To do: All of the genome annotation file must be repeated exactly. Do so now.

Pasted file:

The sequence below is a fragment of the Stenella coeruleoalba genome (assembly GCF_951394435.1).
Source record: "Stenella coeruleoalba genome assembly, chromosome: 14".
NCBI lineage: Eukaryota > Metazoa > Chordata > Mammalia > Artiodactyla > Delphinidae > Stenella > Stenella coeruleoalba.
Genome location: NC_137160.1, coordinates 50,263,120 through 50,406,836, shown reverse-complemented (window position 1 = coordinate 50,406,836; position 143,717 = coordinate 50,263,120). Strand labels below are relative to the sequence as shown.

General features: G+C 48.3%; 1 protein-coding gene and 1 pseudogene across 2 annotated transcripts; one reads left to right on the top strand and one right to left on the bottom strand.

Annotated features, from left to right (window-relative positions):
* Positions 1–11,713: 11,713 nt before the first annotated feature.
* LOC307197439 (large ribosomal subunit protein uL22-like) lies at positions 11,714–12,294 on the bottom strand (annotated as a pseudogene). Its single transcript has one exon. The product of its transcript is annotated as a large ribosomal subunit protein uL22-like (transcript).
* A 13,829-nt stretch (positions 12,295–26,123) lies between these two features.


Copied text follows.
The sequence below is a fragment of the Stenella coeruleoalba genome (assembly GCF_951394435.1).
Source record: "Stenella coeruleoalba genome assembly, chromosome: 14".
NCBI lineage: Eukaryota > Metazoa > Chordata > Mammalia > Artiodactyla > Delphinidae > Stenella > Stenella coeruleoalba.
Genome location: NC_137160.1, coordinates 50,263,120 through 50,406,836, shown reverse-complemented (window position 1 = coordinate 50,406,836; position 143,717 = coordinate 50,263,120). Strand labels below are relative to the sequence as shown.

General features: G+C 48.3%; 1 protein-coding gene and 1 pseudogene across 2 annotated transcripts; one reads left to right on the top strand and one right to left on the bottom strand.

Annotated features, from left to right (window-relative positions):
* Positions 1–11,713: 11,713 nt before the first annotated feature.
* LOC307197439 (large ribosomal subunit protein uL22-like) lies at positions 11,714–12,294 on the bottom strand (annotated as a pseudogene). Its single transcript has one exon. The product of its transcript is annotated as a large ribosomal subunit protein uL22-like (transcript).
* A 13,829-nt stretch (positions 12,295–26,123) lies between these two features.